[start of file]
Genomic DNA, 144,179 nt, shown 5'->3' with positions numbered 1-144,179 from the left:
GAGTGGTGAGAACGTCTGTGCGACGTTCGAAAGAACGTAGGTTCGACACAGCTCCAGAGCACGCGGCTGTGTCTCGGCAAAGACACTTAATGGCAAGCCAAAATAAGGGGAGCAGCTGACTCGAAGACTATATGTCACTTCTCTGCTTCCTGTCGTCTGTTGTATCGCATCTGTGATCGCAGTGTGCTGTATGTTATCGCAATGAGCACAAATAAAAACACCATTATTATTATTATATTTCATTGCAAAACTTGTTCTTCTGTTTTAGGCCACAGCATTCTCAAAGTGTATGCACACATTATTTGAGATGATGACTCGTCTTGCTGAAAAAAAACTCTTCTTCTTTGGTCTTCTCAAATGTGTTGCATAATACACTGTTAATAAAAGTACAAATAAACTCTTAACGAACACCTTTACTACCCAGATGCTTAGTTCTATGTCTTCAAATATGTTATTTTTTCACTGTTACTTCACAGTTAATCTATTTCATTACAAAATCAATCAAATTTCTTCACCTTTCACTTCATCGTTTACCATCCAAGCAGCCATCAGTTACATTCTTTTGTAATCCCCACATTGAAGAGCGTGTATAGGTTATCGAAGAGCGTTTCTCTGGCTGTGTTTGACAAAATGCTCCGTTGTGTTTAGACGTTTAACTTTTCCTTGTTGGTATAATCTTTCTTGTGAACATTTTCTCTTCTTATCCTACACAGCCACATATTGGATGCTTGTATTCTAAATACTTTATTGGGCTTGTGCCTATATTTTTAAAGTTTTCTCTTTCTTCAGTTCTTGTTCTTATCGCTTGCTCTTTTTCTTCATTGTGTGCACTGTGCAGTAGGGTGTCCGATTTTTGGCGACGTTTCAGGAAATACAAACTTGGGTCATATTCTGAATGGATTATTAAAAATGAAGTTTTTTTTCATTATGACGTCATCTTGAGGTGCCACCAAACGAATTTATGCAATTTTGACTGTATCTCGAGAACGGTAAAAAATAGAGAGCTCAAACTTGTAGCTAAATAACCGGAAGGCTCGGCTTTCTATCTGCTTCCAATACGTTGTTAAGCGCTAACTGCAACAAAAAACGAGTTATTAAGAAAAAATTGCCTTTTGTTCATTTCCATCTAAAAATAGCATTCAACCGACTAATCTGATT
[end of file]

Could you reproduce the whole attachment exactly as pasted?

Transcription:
Genomic DNA, 144,179 nt, shown 5'->3' with positions numbered 1-144,179 from the left:
GAGTGGTGAGAACGTCTGTGCGACGTTCGAAAGAACGTAGGTTCGACACAGCTCCAGAGCACGCGGCTGTGTCTCGGCAAAGACACTTAATGGCAAGCCAAAATAAGGGGAGCAGCTGACTCGAAGACTATATGTCACTTCTCTGCTTCCTGTCGTCTGTTGTATCGCATCTGTGATCGCAGTGTGCTGTATGTTATCGCAATGAGCACAAATAAAAACACCATTATTATTATTATATTTCATTGCAAAACTTGTTCTTCTGTTTTAGGCCACAGCATTCTCAAAGTGTATGCACACATTATTTGAGATGATGACTCGTCTTGCTGAAAAAAAACTCTTCTTCTTTGGTCTTCTCAAATGTGTTGCATAATACACTGTTAATAAAAGTACAAATAAACTCTTAACGAACACCTTTACTACCCAGATGCTTAGTTCTATGTCTTCAAATATGTTATTTTTTCACTGTTACTTCACAGTTAATCTATTTCATTACAAAATCAATCAAATTTCTTCACCTTTCACTTCATCGTTTACCATCCAAGCAGCCATCAGTTACATTCTTTTGTAATCCCCACATTGAAGAGCGTGTATAGGTTATCGAAGAGCGTTTCTCTGGCTGTGTTTGACAAAATGCTCCGTTGTGTTTAGACGTTTAACTTTTCCTTGTTGGTATAATCTTTCTTGTGAACATTTTCTCTTCTTATCCTACACAGCCACATATTGGATGCTTGTATTCTAAATACTTTATTGGGCTTGTGCCTATATTTTTAAAGTTTTCTCTTTCTTCAGTTCTTGTTCTTATCGCTTGCTCTTTTTCTTCATTGTGTGCACTGTGCAGTAGGGTGTCCGATTTTTGGCGACGTTTCAGGAAATACAAACTTGGGTCATATTCTGAATGGATTATTAAAAATGAAGTTTTTTTTCATTATGACGTCATCTTGAGGTGCCACCAAACGAATTTATGCAATTTTGACTGTATCTCGAGAACGGTAAAAAATAGAGAGCTCAAACTTGTAGCTAAATAACCGGAAGGCTCGGCTTTCTATCTGCTTCCAATACGTTGTTAAGCGCTAACTGCAACAAAAAACGAGTTATTAAGAAAAAATTGCCTTTTGTTCATTTCCATCTAAAAATAGCATTCAACCGACTAATCTGATT